§ 6. Mr. Buchanan-Smith
asked the Minister of Agriculture, Fisheries and Food whether he will revise upwards the selective expansion programme to take account of the new situation created by devaluation.
§ 13. Mr. Marten
asked the Minister of Agriculture, Fisheries and Food what fresh proposals he has for increasing home-produced food; and if he will make a statement.
§ Mr. Buchanan-Smith
Is the right hon. Gentleman aware of the Prime Minister's statement on 19th November that farm production would be stimulated and imports saved? What positive action have the Government taken to give farmers the proper incentive?
§ Mr. Marten
When the bacon agreement comes up for review, will the Minister seek a larger share of the bacon market for the British producer in order to save imports?
§ Mr. Peart
This is something I must bear in mind. One of our difficulties previously has been to maintain our percentage. I have increased the guarantee for pigs and I introduced new proposals to help the industry which have been 345 accepted by it, so that altogether I want o make the industry much more viable, strengthened and expanded.
§ Mr. Turton
Does the Minister appreciate that the proposals in the Review make no provision for the kind of import-saving programme the Prime Minister mentioned in November? Will he reconsider this matter in the light of the Prime Minister's undertaking?
§ Mr. Peart
The two pertinent questions of import saving and the nature of support for the industry are matters which we shall discuss this year. I hope that right hon. and hon. Members opposite will appreciate that we have many international obligations. I have challenged the right hon. Member for Grantham (Mr. Godber) so often. Is it the view of the Opposition that we should end all our trade with countries like New Zealand?
§ 21. Mr. Jopling
asked the Minister of Agriculture, Fisheries and Food whether he will make a statement on the progress of the selective expansion programme.
§ Mr. Jopling
Would not the right hon. Gentleman agree that if agriculture had the chance, it would be capable of doing much better than the selective expansion programme which the Government have laid down for it?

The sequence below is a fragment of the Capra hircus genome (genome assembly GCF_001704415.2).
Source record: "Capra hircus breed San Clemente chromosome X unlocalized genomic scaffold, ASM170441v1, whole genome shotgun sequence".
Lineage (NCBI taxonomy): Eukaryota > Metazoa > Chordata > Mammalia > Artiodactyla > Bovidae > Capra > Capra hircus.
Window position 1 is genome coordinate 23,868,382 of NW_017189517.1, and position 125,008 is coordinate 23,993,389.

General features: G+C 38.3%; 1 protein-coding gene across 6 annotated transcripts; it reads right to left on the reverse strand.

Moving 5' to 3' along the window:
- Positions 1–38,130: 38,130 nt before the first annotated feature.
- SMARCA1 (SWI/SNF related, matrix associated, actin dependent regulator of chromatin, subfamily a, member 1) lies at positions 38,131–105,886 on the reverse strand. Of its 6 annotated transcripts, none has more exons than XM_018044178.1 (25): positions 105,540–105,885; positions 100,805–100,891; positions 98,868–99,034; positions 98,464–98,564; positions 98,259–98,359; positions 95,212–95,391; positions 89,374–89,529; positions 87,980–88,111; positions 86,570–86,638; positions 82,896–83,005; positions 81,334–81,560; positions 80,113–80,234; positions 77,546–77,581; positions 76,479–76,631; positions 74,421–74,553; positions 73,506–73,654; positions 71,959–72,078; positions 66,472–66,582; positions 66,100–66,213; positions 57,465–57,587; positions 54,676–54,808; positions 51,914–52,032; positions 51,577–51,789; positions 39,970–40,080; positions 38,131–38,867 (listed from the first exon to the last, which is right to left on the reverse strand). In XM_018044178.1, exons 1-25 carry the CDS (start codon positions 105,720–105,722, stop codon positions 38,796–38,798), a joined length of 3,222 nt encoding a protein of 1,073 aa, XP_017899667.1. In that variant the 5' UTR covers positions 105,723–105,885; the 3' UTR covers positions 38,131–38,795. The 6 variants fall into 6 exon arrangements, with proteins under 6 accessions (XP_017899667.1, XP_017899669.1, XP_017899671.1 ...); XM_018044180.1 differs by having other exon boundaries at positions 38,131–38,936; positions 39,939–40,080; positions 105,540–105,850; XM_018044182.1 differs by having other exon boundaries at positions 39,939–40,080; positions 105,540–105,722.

§ 23. Mr. Bryant Godman Irvine
asked the Minister of Agriculture, Fisheries and Food what contribution agriculture has made to import saving in each Price Review year since the publication of the 346 selective expansion plan; and what contributions it is expected to make in the forthcoming year.
§ Mr. Irvine
Is the right hon. Gentleman satisfied to leave imports at the level of £1,600 million a year without taking more urgent action than he is taking?
§ Mr. Peart
I announced a long time ago and I have repeatedly told the Opposition that we have a selective expansion programme which aims to meet the increased demand for food of £200 million by 1971 and that the greater part of this demand will be met from home production. My last two Price Reviews, which have been successful, have been designed to achieve this.
§ Sir J. Langford-Holt
The right hon. Gentleman spoke of a proposed increase in demand. Does he mean an increased percentage of those products which we can produce ourselves at home?
§ Mr. Manuel
Will my right hon. Friend remember that many farmers face increased expenses because of bad marketing arrangements and steeply increased auctioneers' fees? Could he not make more sensible marketing arrangements and so do away with auctioneers and save money?